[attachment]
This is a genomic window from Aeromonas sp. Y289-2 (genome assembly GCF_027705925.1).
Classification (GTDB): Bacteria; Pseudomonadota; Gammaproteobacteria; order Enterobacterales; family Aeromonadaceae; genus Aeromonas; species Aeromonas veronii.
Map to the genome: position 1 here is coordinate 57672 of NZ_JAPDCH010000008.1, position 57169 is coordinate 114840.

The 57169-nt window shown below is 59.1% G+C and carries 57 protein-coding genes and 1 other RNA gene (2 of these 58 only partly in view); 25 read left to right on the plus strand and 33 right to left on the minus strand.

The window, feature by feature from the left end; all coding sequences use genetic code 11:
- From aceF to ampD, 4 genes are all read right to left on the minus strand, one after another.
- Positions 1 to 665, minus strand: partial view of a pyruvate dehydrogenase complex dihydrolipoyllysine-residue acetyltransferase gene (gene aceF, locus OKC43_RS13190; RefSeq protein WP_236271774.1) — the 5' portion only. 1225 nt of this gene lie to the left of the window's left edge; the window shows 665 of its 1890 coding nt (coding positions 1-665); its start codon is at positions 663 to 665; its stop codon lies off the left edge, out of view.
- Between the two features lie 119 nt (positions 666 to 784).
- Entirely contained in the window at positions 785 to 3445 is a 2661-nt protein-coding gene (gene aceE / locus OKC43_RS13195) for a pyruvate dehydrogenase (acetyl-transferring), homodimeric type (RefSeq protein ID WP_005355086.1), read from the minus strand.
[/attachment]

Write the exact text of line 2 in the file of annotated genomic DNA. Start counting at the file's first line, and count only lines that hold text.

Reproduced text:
Classification (GTDB): Bacteria; Pseudomonadota; Gammaproteobacteria; order Enterobacterales; family Aeromonadaceae; genus Aeromonas; species Aeromonas veronii.